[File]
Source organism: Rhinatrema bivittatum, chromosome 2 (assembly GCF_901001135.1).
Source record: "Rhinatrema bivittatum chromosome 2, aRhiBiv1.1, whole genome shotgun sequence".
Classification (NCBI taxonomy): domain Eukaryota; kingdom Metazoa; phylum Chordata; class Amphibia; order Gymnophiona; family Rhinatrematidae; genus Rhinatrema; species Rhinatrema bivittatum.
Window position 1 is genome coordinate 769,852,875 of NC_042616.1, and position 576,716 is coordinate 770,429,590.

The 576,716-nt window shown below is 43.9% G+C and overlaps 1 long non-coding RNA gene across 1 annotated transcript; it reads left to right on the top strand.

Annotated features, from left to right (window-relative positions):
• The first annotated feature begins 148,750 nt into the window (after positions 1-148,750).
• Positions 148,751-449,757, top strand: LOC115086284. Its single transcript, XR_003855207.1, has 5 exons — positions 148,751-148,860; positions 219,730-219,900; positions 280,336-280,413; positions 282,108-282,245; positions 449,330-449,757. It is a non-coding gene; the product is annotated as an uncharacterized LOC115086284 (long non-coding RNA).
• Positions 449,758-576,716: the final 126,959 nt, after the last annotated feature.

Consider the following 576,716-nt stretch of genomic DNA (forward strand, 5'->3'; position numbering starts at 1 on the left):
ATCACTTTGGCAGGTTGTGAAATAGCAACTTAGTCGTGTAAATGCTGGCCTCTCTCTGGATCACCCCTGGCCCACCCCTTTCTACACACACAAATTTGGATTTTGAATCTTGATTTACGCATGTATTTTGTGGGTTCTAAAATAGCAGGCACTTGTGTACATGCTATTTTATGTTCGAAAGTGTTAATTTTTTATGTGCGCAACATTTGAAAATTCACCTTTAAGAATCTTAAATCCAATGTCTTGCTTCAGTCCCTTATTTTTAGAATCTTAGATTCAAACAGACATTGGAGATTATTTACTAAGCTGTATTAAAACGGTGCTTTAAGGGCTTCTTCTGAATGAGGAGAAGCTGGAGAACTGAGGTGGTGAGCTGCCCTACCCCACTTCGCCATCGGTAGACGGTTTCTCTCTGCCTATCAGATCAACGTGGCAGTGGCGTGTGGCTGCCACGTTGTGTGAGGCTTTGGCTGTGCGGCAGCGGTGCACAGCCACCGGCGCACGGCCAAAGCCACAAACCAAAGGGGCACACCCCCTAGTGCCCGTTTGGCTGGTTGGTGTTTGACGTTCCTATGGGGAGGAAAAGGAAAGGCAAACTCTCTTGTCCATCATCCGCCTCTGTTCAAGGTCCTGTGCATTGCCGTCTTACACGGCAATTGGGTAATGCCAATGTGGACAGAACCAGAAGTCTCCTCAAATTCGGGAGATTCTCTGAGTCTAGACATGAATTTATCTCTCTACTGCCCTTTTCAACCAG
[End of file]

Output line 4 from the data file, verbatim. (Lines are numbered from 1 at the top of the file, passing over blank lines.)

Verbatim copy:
Window position 1 is genome coordinate 769,852,875 of NC_042616.1, and position 576,716 is coordinate 770,429,590.